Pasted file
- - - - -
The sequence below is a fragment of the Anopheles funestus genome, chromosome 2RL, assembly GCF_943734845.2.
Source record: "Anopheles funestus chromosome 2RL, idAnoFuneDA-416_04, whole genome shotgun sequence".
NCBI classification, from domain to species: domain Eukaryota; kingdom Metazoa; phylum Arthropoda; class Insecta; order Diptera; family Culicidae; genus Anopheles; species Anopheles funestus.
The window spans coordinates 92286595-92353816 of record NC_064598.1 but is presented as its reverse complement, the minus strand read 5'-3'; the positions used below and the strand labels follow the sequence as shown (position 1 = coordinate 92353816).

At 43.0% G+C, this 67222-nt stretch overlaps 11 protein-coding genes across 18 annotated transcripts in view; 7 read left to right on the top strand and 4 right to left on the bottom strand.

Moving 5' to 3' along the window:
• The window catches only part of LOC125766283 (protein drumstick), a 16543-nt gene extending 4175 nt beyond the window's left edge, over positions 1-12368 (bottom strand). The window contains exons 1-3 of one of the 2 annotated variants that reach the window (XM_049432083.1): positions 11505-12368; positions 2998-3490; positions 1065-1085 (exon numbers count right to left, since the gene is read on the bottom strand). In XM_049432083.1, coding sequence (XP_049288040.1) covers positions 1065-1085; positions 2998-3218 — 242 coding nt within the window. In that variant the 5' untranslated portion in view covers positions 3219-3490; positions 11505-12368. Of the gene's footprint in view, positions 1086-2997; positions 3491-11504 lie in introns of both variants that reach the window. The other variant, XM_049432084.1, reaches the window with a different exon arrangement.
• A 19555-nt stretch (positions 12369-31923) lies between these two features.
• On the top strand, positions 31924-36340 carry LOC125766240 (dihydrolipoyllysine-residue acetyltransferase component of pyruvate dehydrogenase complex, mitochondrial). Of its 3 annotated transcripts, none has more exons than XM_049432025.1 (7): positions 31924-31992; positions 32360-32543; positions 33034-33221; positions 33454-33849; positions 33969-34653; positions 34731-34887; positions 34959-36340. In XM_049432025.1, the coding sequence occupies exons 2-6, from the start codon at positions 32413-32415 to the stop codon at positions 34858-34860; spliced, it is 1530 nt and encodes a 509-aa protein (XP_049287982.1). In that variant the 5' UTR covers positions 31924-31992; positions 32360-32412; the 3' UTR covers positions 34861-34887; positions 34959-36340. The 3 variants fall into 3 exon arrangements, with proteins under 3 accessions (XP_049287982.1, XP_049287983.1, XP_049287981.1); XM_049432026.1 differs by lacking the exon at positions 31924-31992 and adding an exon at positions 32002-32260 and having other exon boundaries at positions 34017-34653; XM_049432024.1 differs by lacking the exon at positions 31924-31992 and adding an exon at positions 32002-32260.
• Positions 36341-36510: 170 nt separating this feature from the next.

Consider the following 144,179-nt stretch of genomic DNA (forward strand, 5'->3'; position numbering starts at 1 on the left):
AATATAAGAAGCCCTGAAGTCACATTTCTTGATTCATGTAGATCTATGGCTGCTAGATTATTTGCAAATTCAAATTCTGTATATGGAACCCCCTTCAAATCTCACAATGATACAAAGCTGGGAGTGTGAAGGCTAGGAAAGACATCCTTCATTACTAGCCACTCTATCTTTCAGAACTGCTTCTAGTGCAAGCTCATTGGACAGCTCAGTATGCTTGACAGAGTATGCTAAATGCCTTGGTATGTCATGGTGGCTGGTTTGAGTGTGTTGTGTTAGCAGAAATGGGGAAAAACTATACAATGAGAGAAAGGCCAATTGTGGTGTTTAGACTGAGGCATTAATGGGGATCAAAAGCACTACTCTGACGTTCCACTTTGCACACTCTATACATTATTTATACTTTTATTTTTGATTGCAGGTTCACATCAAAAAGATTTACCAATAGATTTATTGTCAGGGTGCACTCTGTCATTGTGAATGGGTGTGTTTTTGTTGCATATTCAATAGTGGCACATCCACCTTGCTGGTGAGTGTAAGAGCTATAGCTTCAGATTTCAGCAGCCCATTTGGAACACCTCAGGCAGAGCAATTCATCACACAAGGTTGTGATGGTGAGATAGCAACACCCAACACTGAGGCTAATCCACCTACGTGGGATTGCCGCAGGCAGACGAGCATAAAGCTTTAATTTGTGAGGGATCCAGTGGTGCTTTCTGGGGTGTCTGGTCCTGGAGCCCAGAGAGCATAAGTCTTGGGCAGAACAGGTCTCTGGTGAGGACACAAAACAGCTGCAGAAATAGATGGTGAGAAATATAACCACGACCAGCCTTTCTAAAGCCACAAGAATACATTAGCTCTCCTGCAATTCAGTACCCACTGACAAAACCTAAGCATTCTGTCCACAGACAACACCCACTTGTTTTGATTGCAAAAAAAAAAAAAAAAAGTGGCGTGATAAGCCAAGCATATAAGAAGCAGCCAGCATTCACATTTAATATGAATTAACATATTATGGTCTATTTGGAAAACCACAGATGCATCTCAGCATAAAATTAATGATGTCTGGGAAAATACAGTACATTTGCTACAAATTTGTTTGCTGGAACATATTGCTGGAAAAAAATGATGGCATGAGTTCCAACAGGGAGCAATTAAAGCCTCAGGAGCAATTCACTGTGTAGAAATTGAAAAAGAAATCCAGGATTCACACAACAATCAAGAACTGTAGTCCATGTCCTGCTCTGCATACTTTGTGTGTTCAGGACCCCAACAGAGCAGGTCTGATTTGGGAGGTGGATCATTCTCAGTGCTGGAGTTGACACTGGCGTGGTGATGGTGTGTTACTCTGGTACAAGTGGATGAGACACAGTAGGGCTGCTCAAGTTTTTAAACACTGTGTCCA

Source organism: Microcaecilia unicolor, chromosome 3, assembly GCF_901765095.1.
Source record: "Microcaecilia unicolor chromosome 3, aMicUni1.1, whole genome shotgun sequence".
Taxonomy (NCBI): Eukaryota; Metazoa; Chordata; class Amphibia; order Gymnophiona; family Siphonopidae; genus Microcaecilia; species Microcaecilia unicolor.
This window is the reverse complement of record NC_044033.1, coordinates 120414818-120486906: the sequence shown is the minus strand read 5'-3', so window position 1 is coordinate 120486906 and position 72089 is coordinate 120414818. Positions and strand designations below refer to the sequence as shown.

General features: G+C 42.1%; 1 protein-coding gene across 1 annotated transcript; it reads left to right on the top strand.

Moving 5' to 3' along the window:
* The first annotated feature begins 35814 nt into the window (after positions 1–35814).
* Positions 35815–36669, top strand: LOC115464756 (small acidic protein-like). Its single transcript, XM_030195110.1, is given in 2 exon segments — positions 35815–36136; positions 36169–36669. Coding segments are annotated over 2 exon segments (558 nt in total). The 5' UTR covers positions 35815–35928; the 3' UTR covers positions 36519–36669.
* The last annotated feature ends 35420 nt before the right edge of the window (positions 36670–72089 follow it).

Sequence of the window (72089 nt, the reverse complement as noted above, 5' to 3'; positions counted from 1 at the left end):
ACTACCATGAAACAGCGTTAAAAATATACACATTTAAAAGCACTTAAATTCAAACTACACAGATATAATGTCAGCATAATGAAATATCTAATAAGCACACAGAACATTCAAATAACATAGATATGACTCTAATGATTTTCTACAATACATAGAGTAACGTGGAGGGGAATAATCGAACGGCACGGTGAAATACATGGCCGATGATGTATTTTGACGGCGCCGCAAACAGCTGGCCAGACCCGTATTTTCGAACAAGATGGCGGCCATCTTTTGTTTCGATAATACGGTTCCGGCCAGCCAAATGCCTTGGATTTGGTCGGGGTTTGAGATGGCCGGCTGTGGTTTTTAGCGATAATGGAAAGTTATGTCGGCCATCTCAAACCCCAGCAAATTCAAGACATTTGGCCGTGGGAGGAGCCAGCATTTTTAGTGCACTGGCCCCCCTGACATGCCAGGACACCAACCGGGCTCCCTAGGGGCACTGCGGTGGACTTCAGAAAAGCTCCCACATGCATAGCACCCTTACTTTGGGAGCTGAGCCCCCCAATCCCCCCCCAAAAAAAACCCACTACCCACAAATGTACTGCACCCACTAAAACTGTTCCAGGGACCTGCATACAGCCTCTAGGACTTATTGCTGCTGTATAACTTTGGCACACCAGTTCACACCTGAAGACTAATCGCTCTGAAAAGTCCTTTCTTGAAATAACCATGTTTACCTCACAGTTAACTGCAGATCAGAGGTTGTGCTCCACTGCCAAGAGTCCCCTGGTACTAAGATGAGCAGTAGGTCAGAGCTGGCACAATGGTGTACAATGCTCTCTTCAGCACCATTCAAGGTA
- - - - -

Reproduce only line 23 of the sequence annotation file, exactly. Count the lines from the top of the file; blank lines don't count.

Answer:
ACTACCATGAAACAGCGTTAAAAATATACACATTTAAAAGCACTTAAATTCAAACTACACAGATATAATGTCAGCATAATGAAATATCTAATAAGCACACAGAACATTCAAATAACATAGATATGACTCTAATGATTTTCTACAATACATAGAGTAACGTGGAGGGGAATAATCGAACGGCACGGTGAAATACATGGCCGATGATGTATTTTGACGGCGCCGCAAACAGCTGGCCAGACCCGTATTTTCGAACAAGATGGCGGCCATCTTTTGTTTCGATAATACGGTTCCGGCCAGCCAAATGCCTTGGATTTGGTCGGGGTTTGAGATGGCCGGCTGTGGTTTTTAGCGATAATGGAAAGTTATGTCGGCCATCTCAAACCCCAGCAAATTCAAGACATTTGGCCGTGGGAGGAGCCAGCATTTTTAGTGCACTGGCCCCCCTGACATGCCAGGACACCAACCGGGCTCCCTAGGGGCACTGCGGTGGACTTCAGAAAAGCTCCCACATGCATAGCACCCTTACTTTGGGAGCTGAGCCCCCCAATCCCCCCCCAAAAAAAACCCACTACCCACAAATGTACTGCACCCACTAAAACTGTTCCAGGGACCTGCATACAGCCTCTAGGACTTATTGCTGCTGTATAACTTTGGCACACCAGTTCACACCTGAAGACTAATCGCTCTGAAAAGTCCTTTCTTGAAATAACCATGTTTACCTCACAGTTAACTGCAGATCAGAGGTTGTGCTCCACTGCCAAGAGTCCCCTGGTACTAAGATGAGCAGTAGGTCAGAGCTGGCACAATGGTGTACAATGCTCTCTTCAGCACCATTCAAGGTA